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When you choose to buy and imbibe local beer, you not only support the economic livelihood of regional breweries, you also help cut pollution associated with the transport of domestic and imported beers.

Find it! Local beer

Beers brewed and sold regionally are often considered craft beers. Many regional breweries specialize in certain beer styles—ales or lagers, for example—and some offer libations made with organic ingredients. Compiled below is a small taste of regional beer producers whose products are available for purchase at specialty stores, supermarkets, online merchants, and often the breweries themselves.

Midwest

Northeast

Northwest


Southeast

Southwest

Before you buy

To reap the eco-benefits of local beer, you must buy beer that is local to your area. Some brewers that began as small, local companies now ship their product throughout the country. While this benefits the brewer by enhancing their reputation with beer drinkers beyond regional boundaries (not to mention boosting sales), it also diminishes the chief environmental advantage of buying local: reducing the amount of fossil fuels used and subsequent pollution created by long-distance transportation. For example, Sierra Nevada, brewed in Chico, California, is now distributed as far away as Connecticut.

Note also that a brewery's size doesn't necessarily indicate how widely its beer is distributed. While many local brewers are considered microbreweries (a brewery producing less than 15,000 barrels a year) or regional craft breweries, many larger regional breweries (producing between 15,000 and 2 million barrels annually) also keep distribution local. Case in point: Atlanta-based Sweetwater Brewing Company produces 40,000 barrels yearly, but limits distribution to Georgia, Alabama, Tennessee, North Carolina, and Florida.

Some regional breweries sell "growlers," which are half-gallon or smaller bottles, allowing customers to revisit the brewery for refills. This purchasing style adds the eco-benefit of eliminating the need for packaging.

Choosing local beer helps you go green because…

  • It cuts back on the negative environmental consequences of fossil-fuel-consuming long-haul transportation.
  • Many regional breweries practice environmental stewardship in their day-to-day business practices.

Given the worldwide popularity of beer—in 2006, this popular alcoholic beverage engendered a total worldwide revenue of $294.5 billion—chief environmental concerns are oil consumption and smog-creating carbon monoxide and nitrogen oxide emitted from the transportation of beer in long-haul diesel trucks. (Most food products, including beer, travel an average of 1,500 miles before reaching our kitchen tables.)[1] Diesel exhaust contains over 450 chemicals, 40 of them believed to be toxic to humans and detrimental to the environment.[2] Carbon monoxide from vehicle emissions accounts for 56 percent of total carbon emissions nationwide and, along with nitrogen oxide, contributes to air pollution.[2]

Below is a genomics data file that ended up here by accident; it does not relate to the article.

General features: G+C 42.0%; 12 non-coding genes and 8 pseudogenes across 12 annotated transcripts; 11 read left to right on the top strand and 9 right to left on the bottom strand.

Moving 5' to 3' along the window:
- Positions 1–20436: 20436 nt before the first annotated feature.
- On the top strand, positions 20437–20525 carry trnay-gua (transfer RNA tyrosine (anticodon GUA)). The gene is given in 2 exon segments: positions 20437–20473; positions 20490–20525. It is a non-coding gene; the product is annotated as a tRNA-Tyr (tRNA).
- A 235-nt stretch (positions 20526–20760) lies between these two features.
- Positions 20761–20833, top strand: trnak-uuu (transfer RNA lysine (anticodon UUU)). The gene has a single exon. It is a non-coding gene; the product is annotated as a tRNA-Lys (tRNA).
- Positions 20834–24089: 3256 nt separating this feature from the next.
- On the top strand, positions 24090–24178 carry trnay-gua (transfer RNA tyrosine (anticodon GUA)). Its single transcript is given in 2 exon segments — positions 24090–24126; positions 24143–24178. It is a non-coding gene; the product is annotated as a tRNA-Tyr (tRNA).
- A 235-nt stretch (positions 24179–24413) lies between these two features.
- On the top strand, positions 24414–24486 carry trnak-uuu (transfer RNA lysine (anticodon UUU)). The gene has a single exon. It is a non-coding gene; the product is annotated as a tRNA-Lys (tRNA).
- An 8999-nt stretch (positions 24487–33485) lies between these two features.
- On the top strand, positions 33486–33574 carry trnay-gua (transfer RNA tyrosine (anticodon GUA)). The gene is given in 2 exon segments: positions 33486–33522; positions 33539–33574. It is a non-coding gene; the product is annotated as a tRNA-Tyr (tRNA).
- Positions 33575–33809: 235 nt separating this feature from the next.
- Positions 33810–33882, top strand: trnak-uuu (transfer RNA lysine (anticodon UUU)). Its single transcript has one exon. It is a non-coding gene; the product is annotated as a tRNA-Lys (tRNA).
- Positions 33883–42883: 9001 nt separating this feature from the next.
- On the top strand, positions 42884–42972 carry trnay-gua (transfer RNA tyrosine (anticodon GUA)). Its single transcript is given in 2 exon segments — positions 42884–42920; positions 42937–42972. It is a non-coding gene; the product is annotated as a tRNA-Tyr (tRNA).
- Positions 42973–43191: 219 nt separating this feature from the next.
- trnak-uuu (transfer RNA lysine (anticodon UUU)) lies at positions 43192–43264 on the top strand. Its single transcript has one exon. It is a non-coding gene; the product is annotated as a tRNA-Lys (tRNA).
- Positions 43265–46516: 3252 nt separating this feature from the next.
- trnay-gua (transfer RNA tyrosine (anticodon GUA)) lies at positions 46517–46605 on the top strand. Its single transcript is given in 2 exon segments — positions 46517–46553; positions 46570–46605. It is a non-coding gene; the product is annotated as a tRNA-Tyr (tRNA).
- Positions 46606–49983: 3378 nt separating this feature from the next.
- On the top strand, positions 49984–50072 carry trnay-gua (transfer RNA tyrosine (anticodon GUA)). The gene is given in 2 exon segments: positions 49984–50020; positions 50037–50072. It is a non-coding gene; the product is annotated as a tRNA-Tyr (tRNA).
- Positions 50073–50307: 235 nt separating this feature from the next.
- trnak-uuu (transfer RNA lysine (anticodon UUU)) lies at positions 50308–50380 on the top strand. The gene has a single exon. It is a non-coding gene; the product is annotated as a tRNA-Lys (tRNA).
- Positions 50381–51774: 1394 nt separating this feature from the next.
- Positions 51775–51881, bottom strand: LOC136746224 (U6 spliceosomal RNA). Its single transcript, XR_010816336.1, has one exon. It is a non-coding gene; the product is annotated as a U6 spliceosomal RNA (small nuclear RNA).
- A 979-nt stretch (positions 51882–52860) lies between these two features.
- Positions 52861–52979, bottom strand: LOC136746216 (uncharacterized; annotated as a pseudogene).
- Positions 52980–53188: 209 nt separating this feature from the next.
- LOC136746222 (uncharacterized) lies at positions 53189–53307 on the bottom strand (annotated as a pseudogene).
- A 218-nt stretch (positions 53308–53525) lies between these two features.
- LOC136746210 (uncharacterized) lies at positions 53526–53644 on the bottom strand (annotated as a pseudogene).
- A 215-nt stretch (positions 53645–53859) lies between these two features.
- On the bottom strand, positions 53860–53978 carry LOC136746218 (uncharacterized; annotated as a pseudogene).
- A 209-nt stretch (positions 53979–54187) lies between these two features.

Sustainable local brewing practices

As regional breweries expand in popularity, some have pledged to practice environmentally responsible brewing. In 1998, New Belgium Brewery of Fort Collins, Colorado became the first domestic brewery to employ wind power in an effort to minimize their production facility's carbon emissions. Today, 70 percent of the brewery's electricity comes from wind power, and the remaining 30 percent is generated from thermal and electric energy produced from wastewater. New Belgium saves about $2,500 to $3,000 monthly by producing a portion of their energy in-house.[3]

     

Brooklyn Brewery in Brooklyn, New York runs exclusively on wind power and, in turn, has halted the emission of 335,000 pounds of carbon dioxide, 1,500 pounds of sulfur dioxide, and 500 pounds of nitrogen oxide into the environment.[4] Brooklyn Brewery also pays farmers to pick up waste grains not used in the brewing process. The waste, which would otherwise end up in landfills, is used as feed for cattle.

Sierra Nevada also generates power from wastewater and provides spent grains to local dairy cows. In addition, the brewery recycled and reused 391,700 pounds of glass, 384,300 pounds of cardboard, and other materials in 2006. Since 2000, the company has been the annual recipient of the WRAP Award (Waste Reduction Awards Program).

Related health issues

Beer, when not consumed in moderation, poses several health risks, including alcoholism, cirrhosis of the liver, and various cancers. However, sensible drinking—the American Cancer Society defines this as no more than one drink per day for women and two per day for men—of beer, wine, and other alcoholic beverages can be beneficial, as it has been found to decrease the fatal effects of heart disease, lowering the likelihood of death by 30 to 40 percent in comparison to non-drinkers.[5]

Glossary

  • craft beer: Beer made by small, independent breweries, such as microbreweries, brewpubs, and at home, using traditional beer-making methods.

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